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Obama Concedes Shortcomings of Obamacare, Proposes ‘Public Option’

President touts Affordable Care Act while admitting high costs

AP
• July 12, 2016 4:50 pm

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President Obama is urging Congress to revisit a public option for Obamacare in parts of the country where coverage is limited in an article published in the Journal of the American Medical Association.

Obama noted that while 88 percent of enrollees live in counties with at least three insurers, a large number of Americans live in areas with only one or two insurers.

"Some parts of the country have struggled with limited insurance market competition for many years, which is one reason that, in the original debate over health reform, Congress considered and I supported including a Medicare-like public plan," Obama wrote. "Now based on experience with the [Affordable Care Act], I think Congress should revisit a public plan to compete alongside private insurers in areas of the country where competition is limited."

"Adding a public plan in such areas would strengthen the Marketplace approach, giving consumers more affordable options while also creating savings for the federal government," he added.

While Obama touted the progress his signature health care law has made and referred to it as "the most important health care legislation enacted" since the creation of Medicare and Medicaid, he noted some of the law’s shortcomings while suggesting ways to remedy them.

"I am proud of the policy changes in the ACA and the progress that has been made toward a more affordable, high-quality, and accessible health care system," Obama said. "Despite this progress, too many Americans still strain to pay for their physician visits and prescriptions, cover their deductibles, or pay their monthly insurance bills; struggle to navigate a complex, sometimes bewildering system; and remain uninsured."

Obama highlighted one critique of the health care law often repeated by Republicans: many individuals still cannot afford health insurance.

"While the ACA has greatly improved the affordability of health insurance coverage, surveys indicate that many of the remaining uninsured individuals want coverage but still report being unable to afford it," Obama said. "Although the ACA included policies to help address prescription drug costs, like more substantial Medicaid rebates and the creation of a pathway for approval of biosimilar drugs, those costs remain a concern for Americans, employers, and taxpayers alike."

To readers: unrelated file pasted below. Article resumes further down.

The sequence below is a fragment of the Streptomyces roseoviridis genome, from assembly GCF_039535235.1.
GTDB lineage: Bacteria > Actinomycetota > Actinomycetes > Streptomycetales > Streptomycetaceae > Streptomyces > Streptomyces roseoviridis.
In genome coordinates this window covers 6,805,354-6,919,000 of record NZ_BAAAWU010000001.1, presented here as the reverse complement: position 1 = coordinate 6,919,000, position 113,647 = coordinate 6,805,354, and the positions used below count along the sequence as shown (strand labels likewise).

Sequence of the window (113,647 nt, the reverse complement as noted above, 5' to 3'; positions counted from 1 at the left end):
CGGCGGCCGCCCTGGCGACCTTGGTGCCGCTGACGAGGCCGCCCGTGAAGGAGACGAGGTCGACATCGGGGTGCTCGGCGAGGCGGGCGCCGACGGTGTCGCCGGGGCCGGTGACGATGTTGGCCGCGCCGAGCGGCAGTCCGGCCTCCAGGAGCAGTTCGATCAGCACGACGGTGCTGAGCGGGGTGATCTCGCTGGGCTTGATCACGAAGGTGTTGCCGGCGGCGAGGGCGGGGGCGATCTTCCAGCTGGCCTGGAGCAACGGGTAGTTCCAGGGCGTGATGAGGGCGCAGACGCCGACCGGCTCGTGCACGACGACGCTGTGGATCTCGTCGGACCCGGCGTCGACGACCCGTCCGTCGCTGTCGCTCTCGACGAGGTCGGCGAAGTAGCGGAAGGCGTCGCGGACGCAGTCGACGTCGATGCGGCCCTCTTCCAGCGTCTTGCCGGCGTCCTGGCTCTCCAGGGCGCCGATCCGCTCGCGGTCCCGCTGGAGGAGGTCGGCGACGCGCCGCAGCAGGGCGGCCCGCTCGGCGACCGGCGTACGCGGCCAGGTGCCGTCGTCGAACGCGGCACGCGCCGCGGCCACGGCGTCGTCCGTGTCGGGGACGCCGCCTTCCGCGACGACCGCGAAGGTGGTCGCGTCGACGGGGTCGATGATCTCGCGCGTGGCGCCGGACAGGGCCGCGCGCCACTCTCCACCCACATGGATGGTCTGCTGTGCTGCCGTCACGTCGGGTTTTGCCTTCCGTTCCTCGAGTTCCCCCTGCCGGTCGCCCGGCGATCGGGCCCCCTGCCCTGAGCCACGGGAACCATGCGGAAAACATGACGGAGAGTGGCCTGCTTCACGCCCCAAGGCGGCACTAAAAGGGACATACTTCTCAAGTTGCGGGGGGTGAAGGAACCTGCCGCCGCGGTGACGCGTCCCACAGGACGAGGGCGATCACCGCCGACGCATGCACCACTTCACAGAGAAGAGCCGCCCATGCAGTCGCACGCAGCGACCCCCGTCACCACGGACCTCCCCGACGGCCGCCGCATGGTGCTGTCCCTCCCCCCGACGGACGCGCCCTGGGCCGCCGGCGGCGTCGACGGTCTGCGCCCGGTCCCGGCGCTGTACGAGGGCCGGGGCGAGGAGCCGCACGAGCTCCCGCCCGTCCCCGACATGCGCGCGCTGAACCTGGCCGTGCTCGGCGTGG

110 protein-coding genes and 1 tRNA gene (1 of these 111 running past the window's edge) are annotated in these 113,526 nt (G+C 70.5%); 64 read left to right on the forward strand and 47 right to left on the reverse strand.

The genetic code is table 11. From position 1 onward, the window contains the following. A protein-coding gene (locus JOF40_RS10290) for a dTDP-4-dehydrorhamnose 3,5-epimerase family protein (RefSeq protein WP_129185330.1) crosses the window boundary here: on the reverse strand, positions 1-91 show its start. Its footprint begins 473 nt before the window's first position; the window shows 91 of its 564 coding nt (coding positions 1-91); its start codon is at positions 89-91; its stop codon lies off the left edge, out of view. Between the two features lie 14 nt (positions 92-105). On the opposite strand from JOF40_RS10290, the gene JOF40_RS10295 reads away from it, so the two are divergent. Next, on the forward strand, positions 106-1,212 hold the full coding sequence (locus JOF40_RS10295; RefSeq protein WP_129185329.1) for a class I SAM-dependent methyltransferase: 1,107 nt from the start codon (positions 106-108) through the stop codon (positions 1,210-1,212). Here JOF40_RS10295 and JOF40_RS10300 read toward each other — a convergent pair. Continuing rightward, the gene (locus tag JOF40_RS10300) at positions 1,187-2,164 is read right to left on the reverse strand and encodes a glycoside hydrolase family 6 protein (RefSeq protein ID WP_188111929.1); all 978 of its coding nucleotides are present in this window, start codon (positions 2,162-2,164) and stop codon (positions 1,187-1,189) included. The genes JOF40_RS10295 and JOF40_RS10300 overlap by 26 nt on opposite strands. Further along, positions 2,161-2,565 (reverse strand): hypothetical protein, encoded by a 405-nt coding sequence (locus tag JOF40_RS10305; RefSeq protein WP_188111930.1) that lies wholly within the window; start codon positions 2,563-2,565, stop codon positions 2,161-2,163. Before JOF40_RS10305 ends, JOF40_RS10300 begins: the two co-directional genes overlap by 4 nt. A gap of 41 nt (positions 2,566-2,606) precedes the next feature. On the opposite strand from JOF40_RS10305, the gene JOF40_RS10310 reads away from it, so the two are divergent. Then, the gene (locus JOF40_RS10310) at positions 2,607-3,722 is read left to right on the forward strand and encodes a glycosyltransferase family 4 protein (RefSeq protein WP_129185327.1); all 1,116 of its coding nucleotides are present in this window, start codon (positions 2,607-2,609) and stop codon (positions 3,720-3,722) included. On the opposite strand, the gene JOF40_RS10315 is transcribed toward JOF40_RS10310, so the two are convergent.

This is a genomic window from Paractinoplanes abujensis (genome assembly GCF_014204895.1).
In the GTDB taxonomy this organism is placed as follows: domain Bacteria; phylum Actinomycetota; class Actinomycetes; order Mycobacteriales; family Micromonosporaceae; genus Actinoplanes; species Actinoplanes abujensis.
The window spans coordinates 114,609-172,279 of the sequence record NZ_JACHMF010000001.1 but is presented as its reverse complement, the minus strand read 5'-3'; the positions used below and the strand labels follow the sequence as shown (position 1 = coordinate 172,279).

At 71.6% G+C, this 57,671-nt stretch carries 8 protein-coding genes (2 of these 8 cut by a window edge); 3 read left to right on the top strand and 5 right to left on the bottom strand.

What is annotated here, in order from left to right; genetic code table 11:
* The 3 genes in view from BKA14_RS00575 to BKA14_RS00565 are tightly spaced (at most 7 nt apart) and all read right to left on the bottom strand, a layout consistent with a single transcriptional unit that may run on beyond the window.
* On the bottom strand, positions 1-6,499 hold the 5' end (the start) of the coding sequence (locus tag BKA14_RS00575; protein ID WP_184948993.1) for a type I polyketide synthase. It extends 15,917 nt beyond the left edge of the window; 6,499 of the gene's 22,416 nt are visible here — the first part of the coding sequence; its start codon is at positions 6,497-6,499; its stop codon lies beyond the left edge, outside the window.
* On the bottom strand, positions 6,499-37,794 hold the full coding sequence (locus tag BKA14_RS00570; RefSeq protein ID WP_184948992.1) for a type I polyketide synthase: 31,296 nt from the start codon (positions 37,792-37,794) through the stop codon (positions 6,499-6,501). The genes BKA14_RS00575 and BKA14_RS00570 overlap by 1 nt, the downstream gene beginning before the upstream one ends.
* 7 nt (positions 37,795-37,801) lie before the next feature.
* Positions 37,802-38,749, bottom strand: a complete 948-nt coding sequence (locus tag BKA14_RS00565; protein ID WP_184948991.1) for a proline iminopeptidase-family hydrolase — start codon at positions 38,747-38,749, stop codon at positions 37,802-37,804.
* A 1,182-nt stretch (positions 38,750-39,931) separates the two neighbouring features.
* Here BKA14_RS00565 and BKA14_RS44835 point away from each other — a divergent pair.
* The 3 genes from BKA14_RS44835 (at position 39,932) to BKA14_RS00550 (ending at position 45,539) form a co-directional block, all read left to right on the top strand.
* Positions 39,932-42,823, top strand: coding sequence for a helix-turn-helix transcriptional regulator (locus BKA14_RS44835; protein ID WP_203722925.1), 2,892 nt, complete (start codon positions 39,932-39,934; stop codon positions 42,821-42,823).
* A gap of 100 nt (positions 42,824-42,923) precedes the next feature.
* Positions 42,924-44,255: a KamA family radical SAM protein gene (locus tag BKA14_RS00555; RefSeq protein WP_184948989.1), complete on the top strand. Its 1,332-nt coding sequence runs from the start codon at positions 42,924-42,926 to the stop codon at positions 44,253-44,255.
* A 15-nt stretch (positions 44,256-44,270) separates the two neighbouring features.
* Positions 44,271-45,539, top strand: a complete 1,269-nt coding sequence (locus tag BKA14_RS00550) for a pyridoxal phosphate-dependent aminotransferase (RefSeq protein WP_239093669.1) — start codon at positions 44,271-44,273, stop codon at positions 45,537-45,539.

To solve these problems, Obama proposed increasing financial assistance, introducing a public option for care, and giving the federal government authority to negotiate prices for prescription drugs.

"Policy makers should build on progress made by the Affordable Care Act by continuing to implement the Health Insurance Marketplaces and delivery system reform, increasing federal financial assistance for Marketplace enrollees, introducing a public plan option in areas lacking individual market competition, and taking actions to reduce prescription drug costs," Obama wrote. "Although partisanship and special interest opposition remain, experience with the Affordable Care Act demonstrates that positive change is achievable on some of the nation’s most complex challenges."

In response to Obama’s article, Speaker Paul Ryan (R., Wis.) said Republicans are offering health reform that increases choice and lowers costs.

"Obamacare has failed the American people and Democrats doubling down on more of the same would only worsen the pain," Ryan said. "House Republicans have offered a better way to achieve true health care reform that actually decreases costs and increases choice for Americans."

Republican legislators said expanding the role of government in health care would exacerbate the problems Obama identified.

"If we have learned one thing from Obamacare, it's that government-run health care leads to higher costs, lower quality, and fewer choices for Americans – the President himself admitted this," said Rep. Kevin Brady (R., Texas), who worked with Ryan on a proposal to replace Obamacare. "But we need less bureaucracy in our healthcare system, not more. That's why House Republicans are fighting to deliver a patient-centered alternative, one that promotes competition and innovation to lower costs and expand access to high-quality options."

Published under: Health Care, Obamacare